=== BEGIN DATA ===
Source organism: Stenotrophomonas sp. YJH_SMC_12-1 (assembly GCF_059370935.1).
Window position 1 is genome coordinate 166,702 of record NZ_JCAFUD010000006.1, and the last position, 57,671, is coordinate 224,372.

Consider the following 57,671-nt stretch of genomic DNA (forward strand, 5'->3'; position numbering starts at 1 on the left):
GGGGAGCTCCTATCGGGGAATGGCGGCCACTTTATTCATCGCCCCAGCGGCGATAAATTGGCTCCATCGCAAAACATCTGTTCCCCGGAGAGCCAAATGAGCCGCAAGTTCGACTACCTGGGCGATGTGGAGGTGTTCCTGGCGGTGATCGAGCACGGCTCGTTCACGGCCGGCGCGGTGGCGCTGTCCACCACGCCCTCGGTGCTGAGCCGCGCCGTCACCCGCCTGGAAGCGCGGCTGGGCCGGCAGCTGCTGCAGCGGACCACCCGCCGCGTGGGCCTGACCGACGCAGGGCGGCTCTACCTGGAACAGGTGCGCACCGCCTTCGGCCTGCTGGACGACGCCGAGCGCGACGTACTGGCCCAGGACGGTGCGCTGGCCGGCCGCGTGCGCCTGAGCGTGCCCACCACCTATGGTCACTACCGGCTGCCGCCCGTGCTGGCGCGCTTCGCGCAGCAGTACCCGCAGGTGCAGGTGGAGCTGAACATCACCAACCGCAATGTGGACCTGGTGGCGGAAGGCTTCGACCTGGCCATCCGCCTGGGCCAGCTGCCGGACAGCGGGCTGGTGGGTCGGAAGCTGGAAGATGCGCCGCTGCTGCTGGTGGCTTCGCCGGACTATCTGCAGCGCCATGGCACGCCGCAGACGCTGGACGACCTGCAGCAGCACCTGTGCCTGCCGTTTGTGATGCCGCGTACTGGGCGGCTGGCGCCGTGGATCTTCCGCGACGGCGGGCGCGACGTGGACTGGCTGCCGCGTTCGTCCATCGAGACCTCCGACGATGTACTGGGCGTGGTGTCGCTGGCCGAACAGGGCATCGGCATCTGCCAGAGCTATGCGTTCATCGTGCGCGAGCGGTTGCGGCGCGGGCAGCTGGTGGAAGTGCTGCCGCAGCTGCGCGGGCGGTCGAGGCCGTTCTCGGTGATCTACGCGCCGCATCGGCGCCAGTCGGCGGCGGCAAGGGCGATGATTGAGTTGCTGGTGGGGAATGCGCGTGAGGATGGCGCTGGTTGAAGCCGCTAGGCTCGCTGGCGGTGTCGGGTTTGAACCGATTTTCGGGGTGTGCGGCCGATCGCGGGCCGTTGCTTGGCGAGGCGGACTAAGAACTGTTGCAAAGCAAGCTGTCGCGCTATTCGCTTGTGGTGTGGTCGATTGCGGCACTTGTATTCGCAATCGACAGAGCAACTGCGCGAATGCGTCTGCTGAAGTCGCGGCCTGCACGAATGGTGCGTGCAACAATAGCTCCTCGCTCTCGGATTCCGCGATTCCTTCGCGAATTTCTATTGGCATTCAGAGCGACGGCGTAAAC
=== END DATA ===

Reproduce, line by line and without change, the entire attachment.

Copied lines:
Source organism: Stenotrophomonas sp. YJH_SMC_12-1 (assembly GCF_059370935.1).
Window position 1 is genome coordinate 166,702 of record NZ_JCAFUD010000006.1, and the last position, 57,671, is coordinate 224,372.

Consider the following 57,671-nt stretch of genomic DNA (forward strand, 5'->3'; position numbering starts at 1 on the left):
GGGGAGCTCCTATCGGGGAATGGCGGCCACTTTATTCATCGCCCCAGCGGCGATAAATTGGCTCCATCGCAAAACATCTGTTCCCCGGAGAGCCAAATGAGCCGCAAGTTCGACTACCTGGGCGATGTGGAGGTGTTCCTGGCGGTGATCGAGCACGGCTCGTTCACGGCCGGCGCGGTGGCGCTGTCCACCACGCCCTCGGTGCTGAGCCGCGCCGTCACCCGCCTGGAAGCGCGGCTGGGCCGGCAGCTGCTGCAGCGGACCACCCGCCGCGTGGGCCTGACCGACGCAGGGCGGCTCTACCTGGAACAGGTGCGCACCGCCTTCGGCCTGCTGGACGACGCCGAGCGCGACGTACTGGCCCAGGACGGTGCGCTGGCCGGCCGCGTGCGCCTGAGCGTGCCCACCACCTATGGTCACTACCGGCTGCCGCCCGTGCTGGCGCGCTTCGCGCAGCAGTACCCGCAGGTGCAGGTGGAGCTGAACATCACCAACCGCAATGTGGACCTGGTGGCGGAAGGCTTCGACCTGGCCATCCGCCTGGGCCAGCTGCCGGACAGCGGGCTGGTGGGTCGGAAGCTGGAAGATGCGCCGCTGCTGCTGGTGGCTTCGCCGGACTATCTGCAGCGCCATGGCACGCCGCAGACGCTGGACGACCTGCAGCAGCACCTGTGCCTGCCGTTTGTGATGCCGCGTACTGGGCGGCTGGCGCCGTGGATCTTCCGCGACGGCGGGCGCGACGTGGACTGGCTGCCGCGTTCGTCCATCGAGACCTCCGACGATGTACTGGGCGTGGTGTCGCTGGCCGAACAGGGCATCGGCATCTGCCAGAGCTATGCGTTCATCGTGCGCGAGCGGTTGCGGCGCGGGCAGCTGGTGGAAGTGCTGCCGCAGCTGCGCGGGCGGTCGAGGCCGTTCTCGGTGATCTACGCGCCGCATCGGCGCCAGTCGGCGGCGGCAAGGGCGATGATTGAGTTGCTGGTGGGGAATGCGCGTGAGGATGGCGCTGGTTGAAGCCGCTAGGCTCGCTGGCGGTGTCGGGTTTGAACCGATTTTCGGGGTGTGCGGCCGATCGCGGGCCGTTGCTTGGCGAGGCGGACTAAGAACTGTTGCAAAGCAAGCTGTCGCGCTATTCGCTTGTGGTGTGGTCGATTGCGGCACTTGTATTCGCAATCGACAGAGCAACTGCGCGAATGCGTCTGCTGAAGTCGCGGCCTGCACGAATGGTGCGTGCAACAATAGCTCCTCGCTCTCGGATTCCGCGATTCCTTCGCGAATTTCTATTGGCATTCAGAGCGACGGCGTAAAC